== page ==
Some cursory web research on reasonable text response times mirror my real life experience -namely, it depends who you ask. Some say a week is reasonable, others say anything less than immediate is inconsiderate. One poll I found said that during work hours a 1-hour response time was reasonable for friends and after work between 5-15 minutes. Five to fifteen minutes? Maybe if I’m constantly looking at my phone. But the thing is, I don’t want to be.
Yes this includes email, social media, calls, texts, the whole shebang- but still. 4 HOURS.
That equates to over 60 full 24 hour days, 2 MONTHS on my phone per year. 2 months, glued to a screen eyes squinting, shoulders hunched, carpal tunneling my way to early osteoarthritis. I can’t say I don’t have time for a one-hour yoga class, 5 minutes of meditation, or insignificant things such as you know, eating lunch, when I’m spending 4 hours glued to an iPhone. And the thing is, it’s.not.even.satisfying. I love a good meme or bitmoji as much as the next gal, but overall I find texting more energy draining than enhancing. This was confirmed for me when I went to Kripalu, a yoga retreat center this October and turned my phone off for an entire week. I cannot even tell you the relief I had. And the mental space! Yet, going cold turkey doesn’t seem like the best option either. So what’s a person to do? It’s still a work in progress, but here are strategies I recommend trying:
- Set Boundaries for Yourself with Technology. A good way to think about boundaries is “rules.” What rules do I want to have for myself around texting, email, voicemails, etc. For example, I have tried ("tried" being a keyword) to implement a phone turn-off at 9pm and bought a wake up light alarm clock to use to wake up instead of the iPhone on the nightstand alarm clock option that more easily lends itself to the midnight internet rabbit hole. Bonus, it’s a great way to counter the seasonal light changes! :) I also turn my phone off when I’m working. Other ideas are phones off and charging in bedrooms during family dinner, using a iPod shuffle during a workout to be unreachable during a workout, and of course the standard and very important no texting while driving.
- You Get To Decide What’s Reasonable for You. Once you determine your technology parameters you can determine what a reasonable text response time might be for you. The key here is YOU GET TO DECIDE. You get to say, I only want to check my phone in the morning and night. Or I check it all day everyday because I don’t mind and I need to follow all the live tweets and all the insta stories. The important part is they come from you vs. other’s expectations of your response time and engagement. Now that I have my time frames around technology I do my best to respond in that time and let go of the rest.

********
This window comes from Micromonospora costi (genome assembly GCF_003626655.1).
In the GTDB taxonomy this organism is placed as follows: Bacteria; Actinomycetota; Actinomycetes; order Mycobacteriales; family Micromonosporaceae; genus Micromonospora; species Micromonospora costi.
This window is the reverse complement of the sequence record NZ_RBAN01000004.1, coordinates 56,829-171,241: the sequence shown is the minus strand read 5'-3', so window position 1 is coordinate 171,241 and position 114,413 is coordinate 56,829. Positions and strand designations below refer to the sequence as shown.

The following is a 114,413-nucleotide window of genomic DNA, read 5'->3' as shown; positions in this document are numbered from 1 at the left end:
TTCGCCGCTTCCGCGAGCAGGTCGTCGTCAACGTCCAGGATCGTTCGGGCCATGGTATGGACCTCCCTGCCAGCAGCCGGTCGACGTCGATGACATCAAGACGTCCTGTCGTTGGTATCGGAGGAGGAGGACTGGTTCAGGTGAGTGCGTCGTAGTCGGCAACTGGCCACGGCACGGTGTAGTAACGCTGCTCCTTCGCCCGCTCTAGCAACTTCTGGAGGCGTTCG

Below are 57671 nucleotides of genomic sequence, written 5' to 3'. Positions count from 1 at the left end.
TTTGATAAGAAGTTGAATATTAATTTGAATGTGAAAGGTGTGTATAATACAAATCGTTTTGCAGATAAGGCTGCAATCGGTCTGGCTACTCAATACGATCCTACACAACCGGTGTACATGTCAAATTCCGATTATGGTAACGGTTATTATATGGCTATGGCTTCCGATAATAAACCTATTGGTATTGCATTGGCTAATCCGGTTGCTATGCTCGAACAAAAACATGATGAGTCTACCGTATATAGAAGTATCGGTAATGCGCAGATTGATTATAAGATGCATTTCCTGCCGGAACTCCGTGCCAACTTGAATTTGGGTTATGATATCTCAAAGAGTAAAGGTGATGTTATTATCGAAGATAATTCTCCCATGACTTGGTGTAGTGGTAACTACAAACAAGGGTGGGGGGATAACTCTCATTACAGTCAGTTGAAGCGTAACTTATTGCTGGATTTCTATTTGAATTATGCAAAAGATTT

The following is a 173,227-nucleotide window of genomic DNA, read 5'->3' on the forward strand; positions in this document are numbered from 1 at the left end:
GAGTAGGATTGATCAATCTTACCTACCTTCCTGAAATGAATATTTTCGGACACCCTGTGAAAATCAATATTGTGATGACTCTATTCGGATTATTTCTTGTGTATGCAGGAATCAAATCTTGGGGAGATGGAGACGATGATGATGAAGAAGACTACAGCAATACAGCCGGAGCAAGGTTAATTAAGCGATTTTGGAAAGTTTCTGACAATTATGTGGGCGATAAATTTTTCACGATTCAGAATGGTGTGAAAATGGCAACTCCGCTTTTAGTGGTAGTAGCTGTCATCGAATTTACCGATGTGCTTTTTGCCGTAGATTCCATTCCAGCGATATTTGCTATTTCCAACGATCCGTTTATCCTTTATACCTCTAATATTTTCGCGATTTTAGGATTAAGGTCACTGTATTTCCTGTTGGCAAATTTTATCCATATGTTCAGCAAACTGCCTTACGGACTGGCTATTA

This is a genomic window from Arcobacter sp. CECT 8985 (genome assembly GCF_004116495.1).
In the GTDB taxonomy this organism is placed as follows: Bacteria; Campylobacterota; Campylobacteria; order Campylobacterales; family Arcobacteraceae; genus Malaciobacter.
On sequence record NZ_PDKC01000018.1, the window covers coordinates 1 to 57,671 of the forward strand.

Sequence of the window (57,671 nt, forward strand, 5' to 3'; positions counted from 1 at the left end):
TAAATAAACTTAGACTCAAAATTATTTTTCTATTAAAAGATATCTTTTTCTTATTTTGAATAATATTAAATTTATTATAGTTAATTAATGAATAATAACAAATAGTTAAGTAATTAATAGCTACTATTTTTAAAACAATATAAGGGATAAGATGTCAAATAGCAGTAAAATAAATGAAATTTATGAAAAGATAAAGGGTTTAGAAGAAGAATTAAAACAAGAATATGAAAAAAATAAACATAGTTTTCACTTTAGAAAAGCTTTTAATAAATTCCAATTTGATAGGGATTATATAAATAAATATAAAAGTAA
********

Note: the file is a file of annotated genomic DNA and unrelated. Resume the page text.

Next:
- Let the people in your life know what your standard response time is or your intentions around text communication. When I saw how much time I was spending on my phone I let some of my friends know I had set an intention to be on my phone much less and only wanted to text to coordinate logistics or schedule time to talk in person or by phone. Certainly that doesn’t always happen, and I’m still willing to text but the gist is I personally don’t want my relationships to be primarily expressed and maintained via texting.
- Let go of others' expectations. Remind yourself that you get to respond when it’s convenient for you and trust that if someone in your life has a concern or problem with that they will let you know, and if they don’t - that’s on them.
- Don’t take it personally. Remember that everyone has a different relationship to and bandwidth for texting. Just because someone doesn’t reply right away doesn’t mean that you aren’t important or that they are flaky. When in doubt, assume it’s not about you and they will get back to you in some way when they can.
Dr. Anna Roth is a Holistic Psychologist and Registered Yoga Teacher passionate about integrative and embodied treatment approaches to mental health. She thrives at identifying root causes and providing strategic intervention that is as multidimensional as the humans she helps. Heartfelt and holistic, Dr. Roth’s method folds in the best of psychology, somatics, spirituality, mindfulness, functional medicine, and yoga to bring about deep and lasting healing.